BETA PHE (Beta Phoenicis). Fairly bright third magnitude (3.31) Beta Phoenicis, as expected the second-brightest star in the modern constellation of Phoenix (the mythical Firebird, whose luminary is second magnitude Ankaa), has a problem: no accurate distance. Fundamental stellar distances are determined through their parallaxes, the minute angular shifts in position caused by the Earth going about the Sun. The first parallax, and thus the first measured stellar distance, that of the nearby double star 61 Cygni, goes back to 1838, the shift a mere 2/3 of a second of arc (giving a distance of just under 10 light years). Astronomers have been refining the techniques ever since. The parallax business, at least for "local" stars, was extraordinarily advanced in 1997 by the publication of the space- based observations by the Hipparcos satellite, which had the capability of measuring accurate distances into the hundreds of light years. It's most unusual therefore to find a relatively bright, and by modern standards fairly nearby, star with no precise distance. The estimated error on the Hipparcos result for Beta Phe is more than 100 times the value itself. The observation was probably confused by the fact that the star is a close orbiting double with nearly identical class G (G8) giant components of magnitude 4.0 and 4.1 (after scaling to the star's brightness as seen as a single unit). Double giants, epitomized by Capella, are rather unusual, as both stars must evolve at the roughly the same time from dwarfs of closely- similar masses. The two go around each other on rather highly elliptical orbits with a period of 168 years. The angular orbital size is well known at 0.338 seconds of arc, but to translate that into a physical separation requires the distance.
Beta Phe Slightly fainter Beta Phoenicis B is plotted as if it goes about Beta Phe A (at the cross). Actually, the two go about a common center of mass that lies almost exactly mid-way between them. On a 168-year, highly elliptical orbit (e=0.72) that is tilted by 34 degrees to the plane of the sky, "B" was last closest to "A" in mid-2003. The scale is in seconds of arc: note how close the stars are to each other. As seen here, Beta Phe B orbits in the counterclockwise direction: look at how much more accurate the later observations are. (From W. I. Hartkopf and B. D. Mason, Sixth Catalog of Orbits of Visual Binary Stars, US Naval Observatory Double Star Catalog, 2006.)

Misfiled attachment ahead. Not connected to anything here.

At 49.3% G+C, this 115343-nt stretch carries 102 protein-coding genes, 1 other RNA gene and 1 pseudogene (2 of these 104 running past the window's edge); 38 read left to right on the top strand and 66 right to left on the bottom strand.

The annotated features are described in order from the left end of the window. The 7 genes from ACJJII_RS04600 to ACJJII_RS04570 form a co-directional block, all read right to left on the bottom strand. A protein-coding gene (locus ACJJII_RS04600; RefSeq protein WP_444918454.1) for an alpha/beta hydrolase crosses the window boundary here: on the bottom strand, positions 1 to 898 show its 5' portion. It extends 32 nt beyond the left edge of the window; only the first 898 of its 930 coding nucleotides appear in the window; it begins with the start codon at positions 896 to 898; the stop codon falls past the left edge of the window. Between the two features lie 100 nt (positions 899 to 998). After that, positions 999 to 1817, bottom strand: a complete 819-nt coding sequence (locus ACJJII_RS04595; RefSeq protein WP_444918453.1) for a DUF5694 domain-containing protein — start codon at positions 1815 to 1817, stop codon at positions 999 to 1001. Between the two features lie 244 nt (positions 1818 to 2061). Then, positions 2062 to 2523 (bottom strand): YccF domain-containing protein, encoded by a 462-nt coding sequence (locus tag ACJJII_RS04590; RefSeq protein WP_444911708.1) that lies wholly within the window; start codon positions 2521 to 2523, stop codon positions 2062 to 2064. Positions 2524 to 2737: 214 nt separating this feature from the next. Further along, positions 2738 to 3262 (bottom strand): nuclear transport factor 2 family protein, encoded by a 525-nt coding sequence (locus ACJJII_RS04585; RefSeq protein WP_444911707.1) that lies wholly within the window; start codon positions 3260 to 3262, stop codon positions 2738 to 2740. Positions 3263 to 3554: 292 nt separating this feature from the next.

A questionable parallax from a ground-based observatory gives 165 light years, while adopting a typical absolute visual brightness for a G8 giant gives 200 light years. Assuming a rough average of 180 light years then gives an orbital size of 52 Astronomical Units, the two looping between 96 and 16 AU apart (the pair closest in 2003). Kepler's laws then yield masses of about 2.5 solar for each of them. Taking a different approach, from the typical absolute visual brightness and an adopted temperature of 4950 Kelvin (from one measurement and a typical G8-giant value), the stars shine at roughly 100 solar luminosities apiece, which implies approximate masses of 2.7 Suns if they are ordinary giants fusing helium into carbon and oxygen, or 3 Suns if they are just becoming giants with dead helium cores. Given the huge uncertainties, the agreement with the double-star masses is remarkably good, suggesting that the above distance is not too far off, though that is not much to say about such a bright and nearby star.
Written by Jim Kaler 11/11/11. Return to STARS.